Meet the Ex-KKK Grand Dragon Running for Mayor in Fla.

Courtesy of the State Library Archives of Florida

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As a general rule, nothing that happens in Florida should ever come as a surprise; you should just assume, for instance, that Sunshine State Republicans are freaking out about government-run septic tanks, and that, until proven otherwise, somewhere in Sarasota a police officer is declaring himself a sovereign nation. But ok, this isn’t exactly ordinary:

70-year-old John Paul Rogers wants to become the next mayor of Lake Wales, but critics say he could have a tough time bringing the town together because he’s a former member of Ku Klux Klan.

Rogers, who is currently a commissioner, spoke with 10 News Tuesday afternoon and says, “I’m not running for the Klan for Grand Dragon.” That’s because Rogers has already had that title.

“Critics say” Rogers’ long association with a racist hate group that has a history of violence reflects poorly on his character and suggests that he might be something less than a stellar ambassador for Lake Wales. But Rogers (above left, in gold), a city commissioner and a Democrat, insists that this is all just a big misunderstanding because really, the United Klans of America wasn’t just about race—where’d anyone get that idea? Asked at a recent forum if he’d denounce his past views, “Rogers responded that if being against communism, against drugs, and in favor of states’ rights was wrong, then he was wrong.” (Here’s a photo, via the Lakeland Ledger, of Rogers with his drug-fighting action figure).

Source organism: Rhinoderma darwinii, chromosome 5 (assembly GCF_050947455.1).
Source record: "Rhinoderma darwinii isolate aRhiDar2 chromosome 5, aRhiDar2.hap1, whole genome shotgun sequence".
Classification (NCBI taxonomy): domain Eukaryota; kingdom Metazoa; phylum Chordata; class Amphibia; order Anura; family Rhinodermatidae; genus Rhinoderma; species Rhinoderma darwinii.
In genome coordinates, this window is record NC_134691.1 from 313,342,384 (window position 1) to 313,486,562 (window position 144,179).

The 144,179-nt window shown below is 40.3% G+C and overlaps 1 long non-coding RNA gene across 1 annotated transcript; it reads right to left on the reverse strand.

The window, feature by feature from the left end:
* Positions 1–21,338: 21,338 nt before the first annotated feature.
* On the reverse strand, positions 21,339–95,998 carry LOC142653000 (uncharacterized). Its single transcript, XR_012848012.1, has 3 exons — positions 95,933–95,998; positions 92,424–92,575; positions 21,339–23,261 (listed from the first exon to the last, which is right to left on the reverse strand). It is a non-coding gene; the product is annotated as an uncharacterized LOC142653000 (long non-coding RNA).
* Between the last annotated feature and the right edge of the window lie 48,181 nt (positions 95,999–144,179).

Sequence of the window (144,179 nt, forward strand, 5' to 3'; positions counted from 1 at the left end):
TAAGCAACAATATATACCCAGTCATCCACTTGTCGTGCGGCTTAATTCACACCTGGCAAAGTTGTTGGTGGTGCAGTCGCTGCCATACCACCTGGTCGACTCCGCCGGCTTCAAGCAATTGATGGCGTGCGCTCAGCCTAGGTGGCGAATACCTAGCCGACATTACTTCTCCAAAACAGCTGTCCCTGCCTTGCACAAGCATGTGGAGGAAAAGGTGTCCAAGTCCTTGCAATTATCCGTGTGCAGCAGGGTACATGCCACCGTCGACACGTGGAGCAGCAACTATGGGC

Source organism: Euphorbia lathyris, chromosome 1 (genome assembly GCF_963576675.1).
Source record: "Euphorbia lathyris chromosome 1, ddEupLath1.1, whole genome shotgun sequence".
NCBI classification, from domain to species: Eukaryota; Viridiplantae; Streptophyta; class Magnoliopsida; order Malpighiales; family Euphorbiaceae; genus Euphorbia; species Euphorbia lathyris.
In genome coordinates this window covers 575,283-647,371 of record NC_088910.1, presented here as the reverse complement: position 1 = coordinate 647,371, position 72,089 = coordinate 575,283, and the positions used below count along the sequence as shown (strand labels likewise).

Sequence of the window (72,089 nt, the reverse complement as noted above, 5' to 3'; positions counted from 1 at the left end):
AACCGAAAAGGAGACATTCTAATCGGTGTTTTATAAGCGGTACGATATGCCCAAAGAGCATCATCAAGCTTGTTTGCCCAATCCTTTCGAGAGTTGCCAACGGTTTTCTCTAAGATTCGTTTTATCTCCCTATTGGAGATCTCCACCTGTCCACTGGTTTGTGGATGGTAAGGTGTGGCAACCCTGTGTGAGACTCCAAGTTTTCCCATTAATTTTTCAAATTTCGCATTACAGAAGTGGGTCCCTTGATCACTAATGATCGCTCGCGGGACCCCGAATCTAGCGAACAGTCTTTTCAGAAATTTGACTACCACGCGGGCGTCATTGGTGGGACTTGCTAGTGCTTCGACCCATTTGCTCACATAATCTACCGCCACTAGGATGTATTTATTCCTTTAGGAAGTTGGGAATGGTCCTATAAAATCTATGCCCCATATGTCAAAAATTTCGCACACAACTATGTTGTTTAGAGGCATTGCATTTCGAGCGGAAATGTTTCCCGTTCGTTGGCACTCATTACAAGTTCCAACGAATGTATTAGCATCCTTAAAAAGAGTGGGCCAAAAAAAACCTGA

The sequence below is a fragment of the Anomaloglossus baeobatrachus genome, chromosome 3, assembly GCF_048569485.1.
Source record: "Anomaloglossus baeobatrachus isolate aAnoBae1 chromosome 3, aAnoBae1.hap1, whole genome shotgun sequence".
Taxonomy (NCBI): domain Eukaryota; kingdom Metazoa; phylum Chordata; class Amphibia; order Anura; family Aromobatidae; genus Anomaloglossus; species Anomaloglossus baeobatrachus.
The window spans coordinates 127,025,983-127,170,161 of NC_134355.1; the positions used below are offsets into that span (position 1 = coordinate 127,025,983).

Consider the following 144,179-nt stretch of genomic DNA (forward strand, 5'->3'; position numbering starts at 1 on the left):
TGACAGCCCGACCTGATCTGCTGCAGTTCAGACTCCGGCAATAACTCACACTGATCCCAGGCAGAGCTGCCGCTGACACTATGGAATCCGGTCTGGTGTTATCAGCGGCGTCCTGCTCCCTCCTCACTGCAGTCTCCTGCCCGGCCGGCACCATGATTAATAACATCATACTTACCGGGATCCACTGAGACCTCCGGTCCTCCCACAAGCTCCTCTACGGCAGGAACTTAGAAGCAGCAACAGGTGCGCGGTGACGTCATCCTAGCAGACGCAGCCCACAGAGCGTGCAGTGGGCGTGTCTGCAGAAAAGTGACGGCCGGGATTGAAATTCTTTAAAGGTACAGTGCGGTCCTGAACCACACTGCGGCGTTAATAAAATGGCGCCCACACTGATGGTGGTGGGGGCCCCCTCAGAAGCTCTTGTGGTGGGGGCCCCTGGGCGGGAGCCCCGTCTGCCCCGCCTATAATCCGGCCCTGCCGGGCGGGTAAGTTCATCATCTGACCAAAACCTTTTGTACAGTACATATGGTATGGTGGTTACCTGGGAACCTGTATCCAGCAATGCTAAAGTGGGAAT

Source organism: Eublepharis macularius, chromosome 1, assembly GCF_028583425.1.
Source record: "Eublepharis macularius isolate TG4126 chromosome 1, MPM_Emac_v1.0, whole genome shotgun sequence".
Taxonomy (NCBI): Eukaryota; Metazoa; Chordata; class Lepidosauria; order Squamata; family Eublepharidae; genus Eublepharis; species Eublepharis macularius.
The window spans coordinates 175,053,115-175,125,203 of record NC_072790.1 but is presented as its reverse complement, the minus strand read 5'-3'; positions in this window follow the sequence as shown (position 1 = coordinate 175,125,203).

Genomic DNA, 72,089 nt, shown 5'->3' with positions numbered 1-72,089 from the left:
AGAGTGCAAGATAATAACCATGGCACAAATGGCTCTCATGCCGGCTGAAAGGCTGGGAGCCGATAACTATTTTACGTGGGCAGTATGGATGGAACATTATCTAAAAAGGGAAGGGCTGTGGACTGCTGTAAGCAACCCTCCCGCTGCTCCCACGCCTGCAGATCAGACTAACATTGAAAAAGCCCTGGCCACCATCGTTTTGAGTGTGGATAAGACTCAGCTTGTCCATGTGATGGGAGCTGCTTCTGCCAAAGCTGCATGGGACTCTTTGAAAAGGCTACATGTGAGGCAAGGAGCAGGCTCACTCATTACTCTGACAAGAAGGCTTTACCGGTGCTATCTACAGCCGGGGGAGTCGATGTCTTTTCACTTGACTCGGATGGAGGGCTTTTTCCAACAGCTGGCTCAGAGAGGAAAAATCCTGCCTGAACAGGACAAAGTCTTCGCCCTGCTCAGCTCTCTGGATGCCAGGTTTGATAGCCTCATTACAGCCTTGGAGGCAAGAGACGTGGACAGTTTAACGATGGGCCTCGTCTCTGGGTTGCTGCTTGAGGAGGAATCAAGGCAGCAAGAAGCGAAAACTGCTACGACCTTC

Rogers, who dismisses the criticism as “muckraking and character assassination,” says that he resigned from the Klan decades ago, thereby making his service a non-issue. But Tampa’s WTSP says that he was basically forced out, on account of the fact that the Klan had just lost a $7 million civil suit for their role in the murder of a 19-year-old black man in Mobile, Alabama. Then again, that’s muckraking so maybe it doesn’t count.

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DEMOCRACY DOES NOT EXIST...

without free and fair elections, a vigorous free press, and engaged citizens to reclaim power from those who abuse it.

In this election year unlike any other—against a backdrop of a pandemic, an economic crisis, racial reckoning, and so much daily bluster—Mother Jones' journalism is driven by one simple question: Will America move closer to, or further from, justice and equity in the years to come?

If you're able to, please join us in this mission with a donation today. Our reporting right now is focused on voting rights and election security, corruption, disinformation, racial and gender equity, and the climate crisis. We can’t do it without the support of readers like you, and we need to give it everything we've got between now and November. Thank you.

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